Cpmd

Car–Parrinello molecular dynamics or CPMD usually refers to either the computational chemistry software package CPMD, a parallelized plane wave / pseudopotential implementation of density functional theory, particularly designed for ab initio molecular dynamics,[1] or the underlying theory known as the Car–Parrinello method,[2] which is related to the more common Born–Oppenheimer molecular dynamics (BOMD) method in that the quantum mechanical effect of the electrons is included in the calculation of energy and forces for the classical motion of the nuclei, but whereas BOMD treats the electronic structure problem within the time-independent Schrödinger equation, CPMD explicitly includes the electrons as active degrees of freedom, via (fictitious) dynamical variables.

General approach

In CPMD the core electrons are usually described by a pseudopotential and the wavefunction of the valence electrons are approximated by a plane wave basis set.

The ground state electronic density (for fixed nuclei) is calculated self-consistently, usually using the density functional theory method. Then, using that density, forces on the nuclei can be computed, to update the trajectories (using, e.g. the Verlet integration algorithm). In addition, however, the coefficients used to obtain the electronic orbital functions can be treated as a set of extra spatial dimensions, and trajectories for the orbitals can be calculated in this context.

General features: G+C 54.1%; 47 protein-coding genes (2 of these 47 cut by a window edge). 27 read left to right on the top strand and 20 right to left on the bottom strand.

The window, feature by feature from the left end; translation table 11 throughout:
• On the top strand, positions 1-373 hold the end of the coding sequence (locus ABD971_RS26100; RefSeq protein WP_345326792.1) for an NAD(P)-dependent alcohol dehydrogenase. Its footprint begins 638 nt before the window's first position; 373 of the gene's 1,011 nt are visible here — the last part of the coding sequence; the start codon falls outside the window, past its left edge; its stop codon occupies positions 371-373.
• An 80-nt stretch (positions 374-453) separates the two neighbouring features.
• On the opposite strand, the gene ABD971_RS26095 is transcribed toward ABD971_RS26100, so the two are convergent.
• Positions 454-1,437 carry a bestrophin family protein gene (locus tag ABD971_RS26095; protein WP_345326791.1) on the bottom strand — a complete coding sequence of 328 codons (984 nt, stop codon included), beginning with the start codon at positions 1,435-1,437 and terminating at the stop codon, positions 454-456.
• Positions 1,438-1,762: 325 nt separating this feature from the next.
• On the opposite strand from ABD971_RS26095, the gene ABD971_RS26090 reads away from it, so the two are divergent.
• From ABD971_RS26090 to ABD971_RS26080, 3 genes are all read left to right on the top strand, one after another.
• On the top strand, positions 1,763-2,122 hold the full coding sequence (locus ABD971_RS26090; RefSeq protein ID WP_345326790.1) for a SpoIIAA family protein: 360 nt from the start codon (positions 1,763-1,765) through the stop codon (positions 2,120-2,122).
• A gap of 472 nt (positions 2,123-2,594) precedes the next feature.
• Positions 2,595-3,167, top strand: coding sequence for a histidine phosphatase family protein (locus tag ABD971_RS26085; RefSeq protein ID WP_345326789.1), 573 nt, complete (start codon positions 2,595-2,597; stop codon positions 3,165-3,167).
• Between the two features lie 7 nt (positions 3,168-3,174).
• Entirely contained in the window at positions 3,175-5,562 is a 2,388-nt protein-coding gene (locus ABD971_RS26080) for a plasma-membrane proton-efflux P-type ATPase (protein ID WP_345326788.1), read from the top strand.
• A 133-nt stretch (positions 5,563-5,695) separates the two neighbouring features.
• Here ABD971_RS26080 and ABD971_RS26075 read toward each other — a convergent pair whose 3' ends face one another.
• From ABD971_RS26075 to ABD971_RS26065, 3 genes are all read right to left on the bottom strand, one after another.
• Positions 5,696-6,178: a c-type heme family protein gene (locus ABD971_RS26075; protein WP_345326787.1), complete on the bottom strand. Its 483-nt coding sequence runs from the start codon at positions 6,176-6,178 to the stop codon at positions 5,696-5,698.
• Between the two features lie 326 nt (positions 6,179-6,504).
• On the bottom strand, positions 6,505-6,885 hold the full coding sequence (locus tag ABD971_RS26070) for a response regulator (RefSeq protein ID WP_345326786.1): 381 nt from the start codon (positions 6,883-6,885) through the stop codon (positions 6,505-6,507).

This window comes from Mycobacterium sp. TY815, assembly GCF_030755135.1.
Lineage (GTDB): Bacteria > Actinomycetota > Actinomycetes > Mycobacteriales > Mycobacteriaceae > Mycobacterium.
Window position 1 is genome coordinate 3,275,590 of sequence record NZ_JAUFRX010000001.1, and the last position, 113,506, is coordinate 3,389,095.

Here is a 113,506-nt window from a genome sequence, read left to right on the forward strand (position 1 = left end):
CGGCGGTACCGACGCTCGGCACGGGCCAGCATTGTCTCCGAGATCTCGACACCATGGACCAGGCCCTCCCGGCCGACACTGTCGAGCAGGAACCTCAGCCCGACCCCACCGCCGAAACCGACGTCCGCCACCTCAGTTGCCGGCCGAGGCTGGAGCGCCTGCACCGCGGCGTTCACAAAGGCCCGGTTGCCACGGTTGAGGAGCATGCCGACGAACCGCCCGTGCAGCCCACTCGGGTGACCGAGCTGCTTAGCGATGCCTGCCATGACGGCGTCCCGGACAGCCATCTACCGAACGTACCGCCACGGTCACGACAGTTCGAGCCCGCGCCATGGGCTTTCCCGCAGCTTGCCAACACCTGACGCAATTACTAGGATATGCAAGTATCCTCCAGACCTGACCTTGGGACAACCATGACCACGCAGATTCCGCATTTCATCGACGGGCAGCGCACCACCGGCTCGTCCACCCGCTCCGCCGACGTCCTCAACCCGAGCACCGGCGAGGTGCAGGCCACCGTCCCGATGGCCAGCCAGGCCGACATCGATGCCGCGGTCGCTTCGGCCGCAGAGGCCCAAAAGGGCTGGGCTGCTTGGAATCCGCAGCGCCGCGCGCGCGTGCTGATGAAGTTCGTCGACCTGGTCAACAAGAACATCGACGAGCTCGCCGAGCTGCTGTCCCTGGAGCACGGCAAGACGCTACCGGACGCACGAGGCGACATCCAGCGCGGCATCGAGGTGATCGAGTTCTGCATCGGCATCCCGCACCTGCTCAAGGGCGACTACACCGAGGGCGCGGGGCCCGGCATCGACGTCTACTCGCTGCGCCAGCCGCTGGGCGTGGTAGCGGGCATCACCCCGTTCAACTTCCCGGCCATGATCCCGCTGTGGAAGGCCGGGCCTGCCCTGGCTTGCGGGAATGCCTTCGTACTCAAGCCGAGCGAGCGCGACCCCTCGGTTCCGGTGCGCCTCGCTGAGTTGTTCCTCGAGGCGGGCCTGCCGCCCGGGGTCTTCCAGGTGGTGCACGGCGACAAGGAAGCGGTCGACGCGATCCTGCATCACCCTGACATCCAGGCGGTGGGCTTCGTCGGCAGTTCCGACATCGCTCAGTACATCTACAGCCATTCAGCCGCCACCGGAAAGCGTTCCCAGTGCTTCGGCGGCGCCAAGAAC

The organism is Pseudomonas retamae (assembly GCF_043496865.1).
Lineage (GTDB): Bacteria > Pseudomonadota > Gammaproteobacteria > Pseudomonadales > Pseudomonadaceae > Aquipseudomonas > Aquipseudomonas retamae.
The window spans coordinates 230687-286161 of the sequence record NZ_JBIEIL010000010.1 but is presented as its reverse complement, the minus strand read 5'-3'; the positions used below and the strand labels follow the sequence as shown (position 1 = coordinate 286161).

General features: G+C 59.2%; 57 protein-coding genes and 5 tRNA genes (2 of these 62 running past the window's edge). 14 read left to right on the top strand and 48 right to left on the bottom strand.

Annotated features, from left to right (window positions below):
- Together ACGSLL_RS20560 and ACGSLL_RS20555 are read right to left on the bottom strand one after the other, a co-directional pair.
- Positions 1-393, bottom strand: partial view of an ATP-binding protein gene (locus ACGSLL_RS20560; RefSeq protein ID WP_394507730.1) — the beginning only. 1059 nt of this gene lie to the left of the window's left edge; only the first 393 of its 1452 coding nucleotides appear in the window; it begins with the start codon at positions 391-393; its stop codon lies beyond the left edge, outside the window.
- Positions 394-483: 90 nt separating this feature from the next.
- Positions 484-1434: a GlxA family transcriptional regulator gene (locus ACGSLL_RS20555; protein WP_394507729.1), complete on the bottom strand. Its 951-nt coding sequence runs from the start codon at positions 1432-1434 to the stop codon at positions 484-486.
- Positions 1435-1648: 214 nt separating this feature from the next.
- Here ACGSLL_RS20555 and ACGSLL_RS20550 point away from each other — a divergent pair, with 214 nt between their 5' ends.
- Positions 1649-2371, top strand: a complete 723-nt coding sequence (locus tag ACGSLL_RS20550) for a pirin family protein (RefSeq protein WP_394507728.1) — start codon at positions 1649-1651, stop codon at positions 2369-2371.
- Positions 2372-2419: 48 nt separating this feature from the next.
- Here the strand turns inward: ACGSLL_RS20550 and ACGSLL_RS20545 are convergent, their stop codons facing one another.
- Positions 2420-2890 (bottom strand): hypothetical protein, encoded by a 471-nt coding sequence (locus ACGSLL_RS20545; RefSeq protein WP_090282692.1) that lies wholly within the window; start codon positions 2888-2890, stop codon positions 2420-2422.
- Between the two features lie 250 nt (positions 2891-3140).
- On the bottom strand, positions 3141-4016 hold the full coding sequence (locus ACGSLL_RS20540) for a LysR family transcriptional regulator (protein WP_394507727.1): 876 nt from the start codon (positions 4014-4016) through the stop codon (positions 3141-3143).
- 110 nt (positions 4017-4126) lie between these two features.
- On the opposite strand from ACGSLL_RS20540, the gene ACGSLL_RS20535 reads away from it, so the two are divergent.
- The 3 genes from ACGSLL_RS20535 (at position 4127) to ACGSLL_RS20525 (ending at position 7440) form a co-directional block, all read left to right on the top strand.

Fictitious dynamics

CPMD is an approximation of the Born–Oppenheimer MD (BOMD) method. In BOMD the electrons' wavefunction must be minimized via matrix diagonalization at every step in the trajectory. CPMD uses fictitious dynamics to keep the electrons close to the ground state, preventing the need for a costly self-consistent iterative minimization at each time step. The fictitious dynamics relies on the use of a fictitious electron mass (usually in the range of 400 – 800 a.u.) to ensure that there is very little energy transfer from nuclei to electrons, i.e. to ensure adiabaticity. Any increase in the fictitious electron mass resulting in energy transfer would cause the system to leave the ground-state BOMD surface.[3]

See also

References

External links

  • http://www.cpmd.org/
  • http://www.cpmd.org/documentation/useful-linksTemplate:Theoretical-chem-stub
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